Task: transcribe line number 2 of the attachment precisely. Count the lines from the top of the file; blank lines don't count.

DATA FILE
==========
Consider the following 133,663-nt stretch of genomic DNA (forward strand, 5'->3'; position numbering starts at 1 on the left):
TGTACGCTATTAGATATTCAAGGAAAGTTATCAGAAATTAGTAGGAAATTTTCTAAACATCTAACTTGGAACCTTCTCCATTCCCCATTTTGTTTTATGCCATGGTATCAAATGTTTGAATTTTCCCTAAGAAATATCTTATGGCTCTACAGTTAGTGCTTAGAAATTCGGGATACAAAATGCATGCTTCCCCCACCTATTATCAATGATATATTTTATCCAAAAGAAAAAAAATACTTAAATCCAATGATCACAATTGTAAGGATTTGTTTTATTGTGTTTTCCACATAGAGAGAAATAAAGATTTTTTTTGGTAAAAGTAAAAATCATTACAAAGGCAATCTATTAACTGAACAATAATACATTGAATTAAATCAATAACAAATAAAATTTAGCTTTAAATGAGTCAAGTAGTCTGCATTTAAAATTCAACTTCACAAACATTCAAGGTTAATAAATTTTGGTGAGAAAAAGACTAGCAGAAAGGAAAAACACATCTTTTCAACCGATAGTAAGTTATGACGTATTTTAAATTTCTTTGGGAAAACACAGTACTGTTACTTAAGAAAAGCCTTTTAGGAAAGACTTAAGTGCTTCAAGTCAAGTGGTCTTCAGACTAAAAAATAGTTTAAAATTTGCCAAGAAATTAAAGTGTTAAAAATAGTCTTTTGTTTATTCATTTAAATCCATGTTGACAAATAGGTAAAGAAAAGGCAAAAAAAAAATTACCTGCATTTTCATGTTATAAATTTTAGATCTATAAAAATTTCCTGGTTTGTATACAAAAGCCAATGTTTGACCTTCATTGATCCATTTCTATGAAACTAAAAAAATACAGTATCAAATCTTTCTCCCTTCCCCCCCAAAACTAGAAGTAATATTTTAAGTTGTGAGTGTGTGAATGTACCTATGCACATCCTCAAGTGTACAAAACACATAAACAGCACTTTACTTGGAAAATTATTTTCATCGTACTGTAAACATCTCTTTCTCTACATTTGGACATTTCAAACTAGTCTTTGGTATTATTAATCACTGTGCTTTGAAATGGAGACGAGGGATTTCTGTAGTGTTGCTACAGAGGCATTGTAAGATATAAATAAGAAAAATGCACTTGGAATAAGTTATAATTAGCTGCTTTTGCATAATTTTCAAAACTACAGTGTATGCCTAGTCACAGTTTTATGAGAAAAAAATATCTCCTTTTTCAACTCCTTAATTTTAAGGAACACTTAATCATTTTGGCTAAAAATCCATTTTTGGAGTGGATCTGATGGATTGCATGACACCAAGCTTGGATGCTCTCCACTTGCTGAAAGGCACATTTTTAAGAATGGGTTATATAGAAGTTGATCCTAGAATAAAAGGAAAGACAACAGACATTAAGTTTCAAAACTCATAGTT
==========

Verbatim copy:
TGTACGCTATTAGATATTCAAGGAAAGTTATCAGAAATTAGTAGGAAATTTTCTAAACATCTAACTTGGAACCTTCTCCATTCCCCATTTTGTTTTATGCCATGGTATCAAATGTTTGAATTTTCCCTAAGAAATATCTTATGGCTCTACAGTTAGTGCTTAGAAATTCGGGATACAAAATGCATGCTTCCCCCACCTATTATCAATGATATATTTTATCCAAAAGAAAAAAAATACTTAAATCCAATGATCACAATTGTAAGGATTTGTTTTATTGTGTTTTCCACATAGAGAGAAATAAAGATTTTTTTTGGTAAAAGTAAAAATCATTACAAAGGCAATCTATTAACTGAACAATAATACATTGAATTAAATCAATAACAAATAAAATTTAGCTTTAAATGAGTCAAGTAGTCTGCATTTAAAATTCAACTTCACAAACATTCAAGGTTAATAAATTTTGGTGAGAAAAAGACTAGCAGAAAGGAAAAACACATCTTTTCAACCGATAGTAAGTTATGACGTATTTTAAATTTCTTTGGGAAAACACAGTACTGTTACTTAAGAAAAGCCTTTTAGGAAAGACTTAAGTGCTTCAAGTCAAGTGGTCTTCAGACTAAAAAATAGTTTAAAATTTGCCAAGAAATTAAAGTGTTAAAAATAGTCTTTTGTTTATTCATTTAAATCCATGTTGACAAATAGGTAAAGAAAAGGCAAAAAAAAAATTACCTGCATTTTCATGTTATAAATTTTAGATCTATAAAAATTTCCTGGTTTGTATACAAAAGCCAATGTTTGACCTTCATTGATCCATTTCTATGAAACTAAAAAAATACAGTATCAAATCTTTCTCCCTTCCCCCCCAAAACTAGAAGTAATATTTTAAGTTGTGAGTGTGTGAATGTACCTATGCACATCCTCAAGTGTACAAAACACATAAACAGCACTTTACTTGGAAAATTATTTTCATCGTACTGTAAACATCTCTTTCTCTACATTTGGACATTTCAAACTAGTCTTTGGTATTATTAATCACTGTGCTTTGAAATGGAGACGAGGGATTTCTGTAGTGTTGCTACAGAGGCATTGTAAGATATAAATAAGAAAAATGCACTTGGAATAAGTTATAATTAGCTGCTTTTGCATAATTTTCAAAACTACAGTGTATGCCTAGTCACAGTTTTATGAGAAAAAAATATCTCCTTTTTCAACTCCTTAATTTTAAGGAACACTTAATCATTTTGGCTAAAAATCCATTTTTGGAGTGGATCTGATGGATTGCATGACACCAAGCTTGGATGCTCTCCACTTGCTGAAAGGCACATTTTTAAGAATGGGTTATATAGAAGTTGATCCTAGAATAAAAGGAAAGACAACAGACATTAAGTTTCAAAACTCATAGTT